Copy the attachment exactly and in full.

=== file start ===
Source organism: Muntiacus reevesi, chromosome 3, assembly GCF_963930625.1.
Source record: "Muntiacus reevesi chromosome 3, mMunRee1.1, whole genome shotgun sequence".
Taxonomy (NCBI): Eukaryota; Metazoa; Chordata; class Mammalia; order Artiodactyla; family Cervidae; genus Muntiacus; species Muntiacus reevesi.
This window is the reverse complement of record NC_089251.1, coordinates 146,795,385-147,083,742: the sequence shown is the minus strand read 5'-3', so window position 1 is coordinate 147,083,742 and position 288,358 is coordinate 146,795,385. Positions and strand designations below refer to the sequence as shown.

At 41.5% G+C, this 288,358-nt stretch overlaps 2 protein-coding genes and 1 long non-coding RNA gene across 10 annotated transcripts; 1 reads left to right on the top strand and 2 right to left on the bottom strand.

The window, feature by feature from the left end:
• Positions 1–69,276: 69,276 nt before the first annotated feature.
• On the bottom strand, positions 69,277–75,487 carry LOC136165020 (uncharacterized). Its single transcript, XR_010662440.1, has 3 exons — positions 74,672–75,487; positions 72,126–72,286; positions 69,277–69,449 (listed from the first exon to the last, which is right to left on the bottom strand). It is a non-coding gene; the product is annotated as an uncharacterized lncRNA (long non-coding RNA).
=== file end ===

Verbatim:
Source organism: Muntiacus reevesi, chromosome 3, assembly GCF_963930625.1.
Source record: "Muntiacus reevesi chromosome 3, mMunRee1.1, whole genome shotgun sequence".
Taxonomy (NCBI): Eukaryota; Metazoa; Chordata; class Mammalia; order Artiodactyla; family Cervidae; genus Muntiacus; species Muntiacus reevesi.
This window is the reverse complement of record NC_089251.1, coordinates 146,795,385-147,083,742: the sequence shown is the minus strand read 5'-3', so window position 1 is coordinate 147,083,742 and position 288,358 is coordinate 146,795,385. Positions and strand designations below refer to the sequence as shown.

At 41.5% G+C, this 288,358-nt stretch overlaps 2 protein-coding genes and 1 long non-coding RNA gene across 10 annotated transcripts; 1 reads left to right on the top strand and 2 right to left on the bottom strand.

The window, feature by feature from the left end:
• Positions 1–69,276: 69,276 nt before the first annotated feature.
• On the bottom strand, positions 69,277–75,487 carry LOC136165020 (uncharacterized). Its single transcript, XR_010662440.1, has 3 exons — positions 74,672–75,487; positions 72,126–72,286; positions 69,277–69,449 (listed from the first exon to the last, which is right to left on the bottom strand). It is a non-coding gene; the product is annotated as an uncharacterized lncRNA (long non-coding RNA).